Talk on Earthquake prediction research by Prof. George C. Anagnostopoulos

On Friday, the 8th of November 2019, we have the pleasure of hosting Prof. George C. Anagnostopoulos, who will present his work on:

Data Analysis and Interpretation of Electromagnetic disturbances detected by Low Earth Orbit (LEO) satellites before Earthquakes (EQs): Perspectives for the EQ prediction research.

The presentation of 45 minutes will be followed by an open discussion.

The event is open to everyone interested in the topic.


Place: Battelle Campus, Building B, room B4.06

Time: Friday, 08/11/2019, 11h00



Earthquakes (EQs) is one of the most catastrophic physical phenomena. The question regarding the possibility of their prediction is of great importance for the human life and the safety of modern societies, from both a humanitarian and an economic point of view. For instance, Haiti 2010 EQ left > 200 000 deaths, while the cost of the damages after the Japan 2011 EQ was estimated to > US$235 billion (Word Bank report). 

It is hopeful that the EQ prediction research has recently gained a lot from studies of Electro-Magnetic (EM) phenomena observed before EQs, but much work is certainly needed to compare and combine a big amount of data reflecting a series of physical pre-EQ processes. 

In this talk, we will present results based on the analysis and interpretation of two kinds of data: (A) EM radiation at various bands of the EM spectrum (Ultra low frequencies, Very low frequencies, Thermal infrared radiation) and charged particle measurements obtained by the French satellite DEMETER (Detection of Electro-Magnetic Emissions from Earthquake Regions) reflecting pre-EQ EM processes in the Lithosphere, Atmosphere, Ionosphere and the near Space (Radiation Belts) before great EQs, (B) Solar and interplanetary measurements from the IDP and ACE satellites and Earth based geomagnetic and seismological measurements of various physical parameters. 

Based on B-type of data, we have recently inferred a solar dependence of the Earth’s seismicity (caused by certain types of fast solar wind streams and the subsequent quasi-static (<1 mHz) EM wave radiation reaching the Earth’s surface (Anagnostopoulos et al, accepted in Europ. Phys. J., 2019). Therefore, the following concept has been proposed and will be discussed: the Earth’s EQ-sensitive lithosphere should be considered (not only as the external surface of earth but) as a boundary of two different cosmic regions, the Planet Earth and the Solar Space plasma; Earth and space appear to exchange EM energy between each other before EQs. Several features of this interaction are used as EQ precursory signals.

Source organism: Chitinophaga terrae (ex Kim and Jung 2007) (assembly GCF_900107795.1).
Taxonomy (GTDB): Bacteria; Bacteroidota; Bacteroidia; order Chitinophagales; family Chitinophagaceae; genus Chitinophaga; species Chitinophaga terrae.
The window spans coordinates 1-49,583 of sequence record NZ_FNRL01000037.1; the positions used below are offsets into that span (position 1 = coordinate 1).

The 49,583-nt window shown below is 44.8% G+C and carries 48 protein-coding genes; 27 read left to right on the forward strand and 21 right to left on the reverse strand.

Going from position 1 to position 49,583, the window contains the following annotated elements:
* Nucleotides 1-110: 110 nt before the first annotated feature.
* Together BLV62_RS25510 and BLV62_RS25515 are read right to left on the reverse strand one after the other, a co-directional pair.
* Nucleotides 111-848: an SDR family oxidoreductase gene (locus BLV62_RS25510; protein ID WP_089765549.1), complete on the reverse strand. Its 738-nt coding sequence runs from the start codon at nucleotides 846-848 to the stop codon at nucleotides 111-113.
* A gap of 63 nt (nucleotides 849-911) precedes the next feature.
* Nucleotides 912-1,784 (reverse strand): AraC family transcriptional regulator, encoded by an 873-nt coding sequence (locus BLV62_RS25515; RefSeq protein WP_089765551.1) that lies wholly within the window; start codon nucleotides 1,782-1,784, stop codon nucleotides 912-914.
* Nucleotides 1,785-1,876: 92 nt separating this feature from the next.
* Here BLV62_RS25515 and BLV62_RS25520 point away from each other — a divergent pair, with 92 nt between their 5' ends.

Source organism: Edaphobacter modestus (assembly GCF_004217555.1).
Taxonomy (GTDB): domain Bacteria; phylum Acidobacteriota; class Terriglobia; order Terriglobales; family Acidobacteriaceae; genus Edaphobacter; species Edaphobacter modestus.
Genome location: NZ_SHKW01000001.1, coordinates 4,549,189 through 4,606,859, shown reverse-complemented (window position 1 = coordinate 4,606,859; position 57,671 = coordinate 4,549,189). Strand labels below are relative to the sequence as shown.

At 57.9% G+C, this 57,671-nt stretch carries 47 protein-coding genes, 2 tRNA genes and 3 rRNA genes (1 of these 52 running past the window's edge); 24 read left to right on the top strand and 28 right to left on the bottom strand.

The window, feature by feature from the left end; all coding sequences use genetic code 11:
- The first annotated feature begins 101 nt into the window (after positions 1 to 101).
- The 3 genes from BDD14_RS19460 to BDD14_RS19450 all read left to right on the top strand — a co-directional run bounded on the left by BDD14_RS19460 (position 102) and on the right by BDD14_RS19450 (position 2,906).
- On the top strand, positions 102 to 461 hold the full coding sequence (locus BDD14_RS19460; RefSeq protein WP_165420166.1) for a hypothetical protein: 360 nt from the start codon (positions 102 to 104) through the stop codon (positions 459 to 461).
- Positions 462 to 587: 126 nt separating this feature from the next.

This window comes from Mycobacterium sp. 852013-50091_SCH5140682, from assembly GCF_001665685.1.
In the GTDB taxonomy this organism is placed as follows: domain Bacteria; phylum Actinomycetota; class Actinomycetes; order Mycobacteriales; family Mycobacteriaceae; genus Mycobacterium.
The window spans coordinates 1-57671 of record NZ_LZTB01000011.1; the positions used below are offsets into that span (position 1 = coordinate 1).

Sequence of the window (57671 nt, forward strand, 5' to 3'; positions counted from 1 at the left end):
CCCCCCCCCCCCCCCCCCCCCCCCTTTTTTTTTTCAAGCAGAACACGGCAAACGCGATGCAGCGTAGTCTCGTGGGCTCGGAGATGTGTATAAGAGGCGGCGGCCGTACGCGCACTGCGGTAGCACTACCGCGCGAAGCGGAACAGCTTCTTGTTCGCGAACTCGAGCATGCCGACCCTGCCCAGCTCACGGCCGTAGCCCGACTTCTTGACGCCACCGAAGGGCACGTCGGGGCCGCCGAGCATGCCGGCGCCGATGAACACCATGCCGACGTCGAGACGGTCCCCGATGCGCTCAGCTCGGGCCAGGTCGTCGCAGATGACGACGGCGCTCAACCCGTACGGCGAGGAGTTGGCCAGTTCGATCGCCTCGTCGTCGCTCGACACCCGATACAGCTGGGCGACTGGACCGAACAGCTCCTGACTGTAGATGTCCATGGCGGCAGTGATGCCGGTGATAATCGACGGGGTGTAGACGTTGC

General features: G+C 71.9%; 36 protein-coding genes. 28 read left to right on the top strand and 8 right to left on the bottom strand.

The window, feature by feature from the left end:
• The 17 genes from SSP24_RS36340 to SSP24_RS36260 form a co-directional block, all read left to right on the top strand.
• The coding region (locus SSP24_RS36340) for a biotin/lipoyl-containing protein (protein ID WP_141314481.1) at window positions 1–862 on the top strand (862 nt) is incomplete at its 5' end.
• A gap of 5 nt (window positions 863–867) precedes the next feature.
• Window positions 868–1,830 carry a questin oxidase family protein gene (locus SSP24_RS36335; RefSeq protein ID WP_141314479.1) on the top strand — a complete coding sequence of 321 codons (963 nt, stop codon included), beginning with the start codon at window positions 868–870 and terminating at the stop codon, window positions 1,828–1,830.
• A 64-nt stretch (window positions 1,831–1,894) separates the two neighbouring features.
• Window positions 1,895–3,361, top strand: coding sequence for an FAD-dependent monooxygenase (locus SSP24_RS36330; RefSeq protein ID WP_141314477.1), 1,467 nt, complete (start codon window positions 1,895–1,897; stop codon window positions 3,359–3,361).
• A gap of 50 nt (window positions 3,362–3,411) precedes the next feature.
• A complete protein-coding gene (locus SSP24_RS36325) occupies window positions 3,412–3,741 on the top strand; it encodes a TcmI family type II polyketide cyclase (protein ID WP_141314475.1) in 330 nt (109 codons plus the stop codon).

We reasonably infer that beside the physical concepts, a combined use of a large array of time series and a variety of data analysis tools are needed in order to construct a reliable EQ prediction model based on a multidisciplinary approach and a strategy of an international cooperation, which has been recently realized as the next step in EQ prediction research.  

Short Bio:

Rev. G. C. Anagnostopoulos is a Professor, and Head of the Laboratory on Electromagnetism and Space Sciences, Department of Electrical and Computer Engineering, Demokritos University of Thrace, Greece ( Research interests: Space Physics (data analysis and interpretation), Remote Sensing, Seismoelectromagnetism, Bioelectromagnetism and Epistemology. Supervised 10 PhD / MAS and ~50 Ms students.  Twelve different courses in undergraduate and graduate university level. Authored >80 refereed papers; ~500 citations. Over 30 invited presentations in Institutions and Meetings; ~200 Conferences presentations. Visiting researcher in Johns Hopkins University, Imperial College, Russian Academy of Sciences, Moscow University, UCLA /Berkeley etc. Funded by 15 grants. Participated in the organization of >10 National and International Conferences and Seminars. Guest investigator to the DEMETER mission.